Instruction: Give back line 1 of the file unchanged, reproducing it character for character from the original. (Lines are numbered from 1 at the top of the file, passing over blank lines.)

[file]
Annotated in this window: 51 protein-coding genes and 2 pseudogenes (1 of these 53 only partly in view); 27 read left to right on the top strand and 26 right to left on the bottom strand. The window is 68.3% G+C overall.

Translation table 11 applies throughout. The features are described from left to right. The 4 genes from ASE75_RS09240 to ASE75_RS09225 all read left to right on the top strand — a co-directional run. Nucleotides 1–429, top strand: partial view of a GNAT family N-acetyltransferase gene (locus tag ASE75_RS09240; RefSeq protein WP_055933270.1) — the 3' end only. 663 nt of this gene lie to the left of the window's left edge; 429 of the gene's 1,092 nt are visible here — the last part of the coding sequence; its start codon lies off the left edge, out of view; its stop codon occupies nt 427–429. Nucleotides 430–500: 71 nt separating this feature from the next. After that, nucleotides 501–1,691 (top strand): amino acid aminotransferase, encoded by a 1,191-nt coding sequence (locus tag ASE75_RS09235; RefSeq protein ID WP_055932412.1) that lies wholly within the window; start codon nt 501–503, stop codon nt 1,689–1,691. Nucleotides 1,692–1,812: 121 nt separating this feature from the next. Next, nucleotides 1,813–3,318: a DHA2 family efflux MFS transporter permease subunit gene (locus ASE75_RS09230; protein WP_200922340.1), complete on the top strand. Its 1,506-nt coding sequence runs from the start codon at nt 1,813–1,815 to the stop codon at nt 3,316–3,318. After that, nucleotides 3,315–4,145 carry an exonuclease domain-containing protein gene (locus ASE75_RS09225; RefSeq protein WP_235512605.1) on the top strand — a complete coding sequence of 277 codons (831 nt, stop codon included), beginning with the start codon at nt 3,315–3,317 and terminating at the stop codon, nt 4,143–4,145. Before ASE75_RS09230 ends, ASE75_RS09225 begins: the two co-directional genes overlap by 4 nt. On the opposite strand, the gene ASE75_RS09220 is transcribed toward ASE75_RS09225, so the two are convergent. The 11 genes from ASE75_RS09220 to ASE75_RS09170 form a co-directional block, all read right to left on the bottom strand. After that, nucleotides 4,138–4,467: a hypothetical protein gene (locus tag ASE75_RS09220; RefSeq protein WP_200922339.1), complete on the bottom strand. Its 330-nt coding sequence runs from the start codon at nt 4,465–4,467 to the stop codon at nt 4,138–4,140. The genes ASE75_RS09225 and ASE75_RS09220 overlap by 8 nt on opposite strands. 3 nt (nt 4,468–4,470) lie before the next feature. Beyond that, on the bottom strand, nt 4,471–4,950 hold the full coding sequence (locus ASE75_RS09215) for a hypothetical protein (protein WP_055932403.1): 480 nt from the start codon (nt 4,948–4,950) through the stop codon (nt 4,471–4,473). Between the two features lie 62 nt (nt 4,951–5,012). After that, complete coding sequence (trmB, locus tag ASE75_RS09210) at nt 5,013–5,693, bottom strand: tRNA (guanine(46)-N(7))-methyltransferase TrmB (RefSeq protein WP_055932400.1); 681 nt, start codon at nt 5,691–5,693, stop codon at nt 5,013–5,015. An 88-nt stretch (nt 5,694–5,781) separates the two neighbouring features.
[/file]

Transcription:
Annotated in this window: 51 protein-coding genes and 2 pseudogenes (1 of these 53 only partly in view); 27 read left to right on the top strand and 26 right to left on the bottom strand. The window is 68.3% G+C overall.